About three quarters of all honey worldwide is contaminated with pesticides known to harm bees, according to a new study. Though the pesticide levels were below the limit deemed safe for human consumption, there was still enough insecticide in there to harm pollinators. The finding suggests that, as one of the study authors said, “there’s almost no safe place for a bee to exist.”
Scientists analyzed 198 honey samples from all continents, except Antarctica, for five types of pesticides called neonicotinoids, which are known to harm bees. They found at least one of the five compounds in most samples, with the highest contamination in North America, Asia, and Europe. The results are published today in the journal Science.
Neonicotinoids, or neonics for short, are among the most widely used insecticides in the world. But they’re known to mess with the pollinators’ brains, affecting their ability to learn and remember. That’s a death sentence for bees, which sometimes fly up to seven miles away from their hive to harvest nectar and pollen, and need to remember their way back. By weakening the insects, the chemicals also make them more vulnerable to parasites and diseases, says study co-author Edward Mitchell, the leader of the Laboratory of Soil Biology at the University of Neuchâtel, Switzerland.
“These neonicotinoids are extremely, extremely toxic.”
These pesticides are partly blamed for the worldwide decline of honeybees, which are key for pollinating crops like apples, berries, cantaloupes, cucumbers, and almonds. More than $15 billion a year in US crops are pollinated by bees. In 2013, the European Union banned the use of three neonics on crops that are visited by bees. But because these pesticides are used to coat the seeds of crops, much of it leaches onto the soil, contaminating nearby wildflowers and other crops. Even in tiny doses, these chemicals can harm bees. “These neonicotinoids are extremely, extremely toxic,” Mitchell tells The Verge, 4 to 5,000 times more toxic than DDT.
To get a better sense of just how widespread neonic contamination is, Mitchell and his colleagues analyzed 198 worldwide honey samples collected as a citizen science project between 2012 and 2016. They found that 75 percent of honey contained at least one of the five tested neonics, and 45 percent of samples had two or more. Honey from North America, Asia, and Europe was most contaminated, while the lowest contamination was in South America. Neonic concentrations were relatively low: on average, 1.8 nanograms per gram in contaminated honey — below the limits set as safe for people by the EU. “For human consumption, we cannot say that there’s any risk based on current legislation,” Mitchell says.
But for pollinators, it’s a different story: negative effects in bees are shown with as little as 0.10 ng/g. So the results suggest that, all over the world, bees are exposed to levels of neonics that damage their brains. He says that neonics were found even in honey from remote areas, like Oceanic islands, where they didn’t expect to see any. One of the honey samples came from a beehive kept in a forest in Neuchâtel surrounded by organic agricultural fields. But event that sample was contaminated. “We were shocked and surprised,” Mitchell says. “There’s contamination everywhere.”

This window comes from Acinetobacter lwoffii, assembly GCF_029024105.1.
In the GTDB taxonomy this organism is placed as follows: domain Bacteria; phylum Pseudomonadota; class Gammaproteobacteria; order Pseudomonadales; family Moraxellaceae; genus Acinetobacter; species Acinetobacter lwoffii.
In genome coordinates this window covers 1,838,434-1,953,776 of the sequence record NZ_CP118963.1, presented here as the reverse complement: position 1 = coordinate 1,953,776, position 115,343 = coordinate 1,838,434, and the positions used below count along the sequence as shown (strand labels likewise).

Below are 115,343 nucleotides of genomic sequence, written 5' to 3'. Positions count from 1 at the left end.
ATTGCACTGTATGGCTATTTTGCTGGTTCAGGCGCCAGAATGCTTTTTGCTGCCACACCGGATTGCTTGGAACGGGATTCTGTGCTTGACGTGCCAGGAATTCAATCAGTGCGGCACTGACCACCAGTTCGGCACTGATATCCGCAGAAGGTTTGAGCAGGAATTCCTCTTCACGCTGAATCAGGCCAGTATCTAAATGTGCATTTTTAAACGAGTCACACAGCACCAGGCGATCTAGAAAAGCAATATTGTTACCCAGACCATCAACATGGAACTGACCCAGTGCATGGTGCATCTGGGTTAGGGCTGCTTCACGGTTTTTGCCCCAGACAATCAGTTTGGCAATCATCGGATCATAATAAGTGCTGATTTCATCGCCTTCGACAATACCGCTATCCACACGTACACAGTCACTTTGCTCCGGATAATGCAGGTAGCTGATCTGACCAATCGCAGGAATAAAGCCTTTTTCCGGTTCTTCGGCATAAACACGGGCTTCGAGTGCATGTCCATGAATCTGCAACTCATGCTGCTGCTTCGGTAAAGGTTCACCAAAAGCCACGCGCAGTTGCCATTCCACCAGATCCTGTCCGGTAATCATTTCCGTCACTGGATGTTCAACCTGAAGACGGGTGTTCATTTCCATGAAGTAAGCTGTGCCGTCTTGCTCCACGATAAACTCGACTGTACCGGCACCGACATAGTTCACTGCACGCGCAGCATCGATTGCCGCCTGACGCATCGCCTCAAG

And the problem could be even worse, according to Christopher Connolly, a neurobiologist at the University of Dundee’s School of Medicine, who was not involved in the research. In this study, researchers only tested the honey for five neonics, but crop fields are sometimes sprayed with more than 20 chemicals and bees hop from field to field, Connolly says. So the honey could contain many more pesticides. “This is the tip of the iceberg,” Connolly tells The Verge.
For Mitchell, the only solution to the problem is to change how we raise our crops. “There’s currently a dogma that we can’t feed the world without using these pesticides,” Mitchell says. “But I really question this assumption and I think we should really consider alternatives more seriously than we do today.” Neonics, which kill a broad variety of bugs, are used as preventative — the seeds are coated in these pesticides even though farmers don’t know whether pests are going to attack their crops. Imagine you did that with your body, Mitchell says, taking broad-spectrum antibiotics every day, even though you’re not sick. “No doctor would recommend this, of course,” he says. “It would be completely crazy.” (It is also common practice in most commercial meat operations.)
Connolly says that governments around the world should discourage farmers to use neonics widely, stepping in to help farmers if crops are lost. Some insects are already becoming resistant to neonics, Connolly says, so these pesticides should be used only when they’re actually needed.
Today’s findings are concerning not only for bees. Even though most studies have focused on how neonics harm honeybees, these pesticides are likely to harm many more insects, including butterflies, moths, and earthworms that live in contaminated soil, Connolly says. But our ecosystems need a variety of bugs to be strong and resilient, just as our crops need a variety of pollinators to survive. If we keep using pesticides indiscriminately, “we don’t know when we can expect a tipping point,” Connolly says. “This is a very dangerous strategy for human-kind to go down.”